Summers Says House Prices Are ‘Scary,’ Questions Fed MBS Buying

A "For Sale" sign outside a house in West Palm Beach, Florida, U.S. (Photographer: Marco Bello/Bloomberg)

Summers Says House Prices Are ‘Scary,’ Questions Fed MBS Buying

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Former Treasury Secretary Lawrence Summers said the surge in U.S. house prices is “scary” and questioned the wisdom of the Federal Reserve continuing to purchase mortgage-backed securities as part of its stimulus campaign.

Three days after data showed home prices jumped the most in 30 years in April, Summers told Bloomberg Television’s “Wall Street Week” with David Westin that such gains are inflationary and would likely drive other prices higher.

“This is scary,” said Summers, a paid contributor to Bloomberg. “Rising house prices in most people’s common sense of the world represents inflation.”

Summers Says House Prices Are ‘Scary,’ Questions Fed MBS Buying

He predicted property prices would continue to climb given a shortage of supply, but said the inflation risk “needs to be taken very, very seriously.”

The Fed buys $40 billion of MBS each month as part of an asset-purchase program designed to help the economy heal from Covid-19 by keeping borrowing costs super-low. Some officials at the central bank have begun suggesting slowing such buying first when they begin to scale back their overall quantitative easing program.

Summers Says House Prices Are ‘Scary,’ Questions Fed MBS Buying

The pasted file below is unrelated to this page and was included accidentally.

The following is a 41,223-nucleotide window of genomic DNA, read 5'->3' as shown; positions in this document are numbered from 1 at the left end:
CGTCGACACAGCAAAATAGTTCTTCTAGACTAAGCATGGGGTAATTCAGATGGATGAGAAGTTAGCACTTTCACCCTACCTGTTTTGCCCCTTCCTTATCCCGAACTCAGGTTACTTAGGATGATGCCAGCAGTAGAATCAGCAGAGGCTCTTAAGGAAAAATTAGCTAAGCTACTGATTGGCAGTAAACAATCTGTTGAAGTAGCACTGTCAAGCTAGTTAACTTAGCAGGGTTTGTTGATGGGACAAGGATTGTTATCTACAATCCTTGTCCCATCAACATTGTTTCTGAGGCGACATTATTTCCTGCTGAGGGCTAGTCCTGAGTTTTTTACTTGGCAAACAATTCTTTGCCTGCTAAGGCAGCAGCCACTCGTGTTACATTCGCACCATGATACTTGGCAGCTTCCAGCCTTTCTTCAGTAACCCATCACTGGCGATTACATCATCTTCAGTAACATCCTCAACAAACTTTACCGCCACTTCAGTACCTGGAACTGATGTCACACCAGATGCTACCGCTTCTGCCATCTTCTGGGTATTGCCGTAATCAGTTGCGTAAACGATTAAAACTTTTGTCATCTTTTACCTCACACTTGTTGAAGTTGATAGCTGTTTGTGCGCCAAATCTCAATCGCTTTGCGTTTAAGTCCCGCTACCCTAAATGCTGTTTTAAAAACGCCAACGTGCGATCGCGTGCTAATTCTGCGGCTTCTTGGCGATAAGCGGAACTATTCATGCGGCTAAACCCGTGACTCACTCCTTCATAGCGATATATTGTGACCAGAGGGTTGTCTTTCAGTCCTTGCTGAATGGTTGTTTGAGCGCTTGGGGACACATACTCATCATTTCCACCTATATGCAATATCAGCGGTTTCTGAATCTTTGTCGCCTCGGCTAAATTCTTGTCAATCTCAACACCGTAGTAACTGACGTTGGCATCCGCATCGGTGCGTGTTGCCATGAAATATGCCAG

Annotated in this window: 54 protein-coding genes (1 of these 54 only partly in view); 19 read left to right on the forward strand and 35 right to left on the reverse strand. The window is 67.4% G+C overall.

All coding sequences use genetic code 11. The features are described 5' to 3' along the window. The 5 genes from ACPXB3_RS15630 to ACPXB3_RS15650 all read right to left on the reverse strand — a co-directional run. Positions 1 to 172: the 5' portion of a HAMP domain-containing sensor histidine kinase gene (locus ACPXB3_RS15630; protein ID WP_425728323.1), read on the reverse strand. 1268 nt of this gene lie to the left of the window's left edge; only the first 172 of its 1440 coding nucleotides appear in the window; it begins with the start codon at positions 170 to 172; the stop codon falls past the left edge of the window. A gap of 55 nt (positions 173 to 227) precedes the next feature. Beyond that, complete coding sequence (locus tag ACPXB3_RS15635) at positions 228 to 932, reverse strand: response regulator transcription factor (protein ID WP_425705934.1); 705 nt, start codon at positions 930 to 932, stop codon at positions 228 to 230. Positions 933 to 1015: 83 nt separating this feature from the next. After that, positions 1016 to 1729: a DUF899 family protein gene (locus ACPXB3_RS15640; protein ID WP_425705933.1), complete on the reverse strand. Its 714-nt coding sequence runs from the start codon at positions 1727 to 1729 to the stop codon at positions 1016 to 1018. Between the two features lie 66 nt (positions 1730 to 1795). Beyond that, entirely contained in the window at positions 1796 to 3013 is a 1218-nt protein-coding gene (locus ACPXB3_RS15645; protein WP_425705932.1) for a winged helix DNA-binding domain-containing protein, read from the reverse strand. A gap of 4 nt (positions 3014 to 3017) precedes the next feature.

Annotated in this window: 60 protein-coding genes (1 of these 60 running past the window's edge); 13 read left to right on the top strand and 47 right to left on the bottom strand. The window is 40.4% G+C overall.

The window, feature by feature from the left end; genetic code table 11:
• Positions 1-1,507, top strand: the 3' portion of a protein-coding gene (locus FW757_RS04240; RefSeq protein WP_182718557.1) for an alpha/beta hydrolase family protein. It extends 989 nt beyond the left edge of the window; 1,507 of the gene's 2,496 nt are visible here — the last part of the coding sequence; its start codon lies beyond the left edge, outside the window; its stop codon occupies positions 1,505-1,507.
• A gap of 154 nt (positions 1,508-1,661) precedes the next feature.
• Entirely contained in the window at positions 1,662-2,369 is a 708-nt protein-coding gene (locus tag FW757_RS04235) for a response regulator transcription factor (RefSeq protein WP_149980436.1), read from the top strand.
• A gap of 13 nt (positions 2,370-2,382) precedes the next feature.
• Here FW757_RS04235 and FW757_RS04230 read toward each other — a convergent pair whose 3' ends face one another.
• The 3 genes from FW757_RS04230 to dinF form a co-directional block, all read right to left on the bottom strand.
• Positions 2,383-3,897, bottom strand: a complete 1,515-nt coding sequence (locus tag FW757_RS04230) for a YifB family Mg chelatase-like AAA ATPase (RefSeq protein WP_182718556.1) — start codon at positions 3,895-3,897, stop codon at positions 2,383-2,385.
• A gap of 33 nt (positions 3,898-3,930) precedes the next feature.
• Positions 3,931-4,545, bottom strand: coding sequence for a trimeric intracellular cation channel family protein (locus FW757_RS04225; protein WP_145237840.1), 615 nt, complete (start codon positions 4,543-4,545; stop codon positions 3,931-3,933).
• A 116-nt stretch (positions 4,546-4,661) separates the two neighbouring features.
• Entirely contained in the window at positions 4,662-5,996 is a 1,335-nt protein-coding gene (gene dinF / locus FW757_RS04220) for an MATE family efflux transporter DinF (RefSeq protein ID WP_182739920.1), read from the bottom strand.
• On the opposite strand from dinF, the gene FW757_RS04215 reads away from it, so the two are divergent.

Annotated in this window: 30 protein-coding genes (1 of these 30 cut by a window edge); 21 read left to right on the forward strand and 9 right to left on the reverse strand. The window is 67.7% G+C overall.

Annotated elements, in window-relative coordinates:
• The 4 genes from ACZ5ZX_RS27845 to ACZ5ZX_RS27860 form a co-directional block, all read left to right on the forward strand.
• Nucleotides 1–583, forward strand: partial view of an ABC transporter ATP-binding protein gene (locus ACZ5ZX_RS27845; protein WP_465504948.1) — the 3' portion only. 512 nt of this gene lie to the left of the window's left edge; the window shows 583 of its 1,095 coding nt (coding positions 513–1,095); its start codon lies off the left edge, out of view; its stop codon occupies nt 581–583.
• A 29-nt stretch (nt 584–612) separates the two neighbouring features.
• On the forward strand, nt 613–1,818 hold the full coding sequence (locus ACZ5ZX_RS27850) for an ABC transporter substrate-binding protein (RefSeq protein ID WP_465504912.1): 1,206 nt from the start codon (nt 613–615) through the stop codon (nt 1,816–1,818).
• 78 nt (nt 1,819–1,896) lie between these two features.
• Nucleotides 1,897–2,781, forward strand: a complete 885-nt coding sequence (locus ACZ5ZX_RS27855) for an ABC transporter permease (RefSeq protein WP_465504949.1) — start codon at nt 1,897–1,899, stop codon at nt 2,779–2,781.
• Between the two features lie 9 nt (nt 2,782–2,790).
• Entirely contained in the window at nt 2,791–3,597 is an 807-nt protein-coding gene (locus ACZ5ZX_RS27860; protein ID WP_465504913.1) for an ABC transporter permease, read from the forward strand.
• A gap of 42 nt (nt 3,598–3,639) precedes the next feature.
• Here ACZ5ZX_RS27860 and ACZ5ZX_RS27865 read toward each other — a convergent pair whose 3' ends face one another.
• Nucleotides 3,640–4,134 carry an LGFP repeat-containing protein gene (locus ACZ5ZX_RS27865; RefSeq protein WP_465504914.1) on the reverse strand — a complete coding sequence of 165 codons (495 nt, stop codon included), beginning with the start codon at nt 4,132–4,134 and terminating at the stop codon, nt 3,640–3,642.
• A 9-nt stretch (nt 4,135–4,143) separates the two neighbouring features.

“I cannot understand why the Federal Reserve, in the face of this, continues to be every month a major buyer of mortgage backed securities,” said Summers “That is the ultimate in pro-cyclical behavior.”

Nationally, the S&P CoreLogic Case-Shiller index of property values climbed 14.9% from a year earlier, according to a statement Tuesday, the biggest gain in data going back to 1988. That came after a revised 13.4% increase in March.

‘Most Vulnerable’

Summers said he was also concerned about valuations in equity markets and that they may reflect those investors with pessimistic outlooks being wrong-footed by past gains and so reluctant to keep betting against the bulls.

“It’s precisely when all the pessimism has been beaten out of the system that markets are most vulnerable,” he said. “I see that as a concern right now with our markets.”

Many who have seen stocks soar since the financial crisis of 2008 have “learned the lesson that trees grow to the sky, and I think I’ve learned the lesson that trees are too tall to be stable,” he said. “That makes me nervous.”

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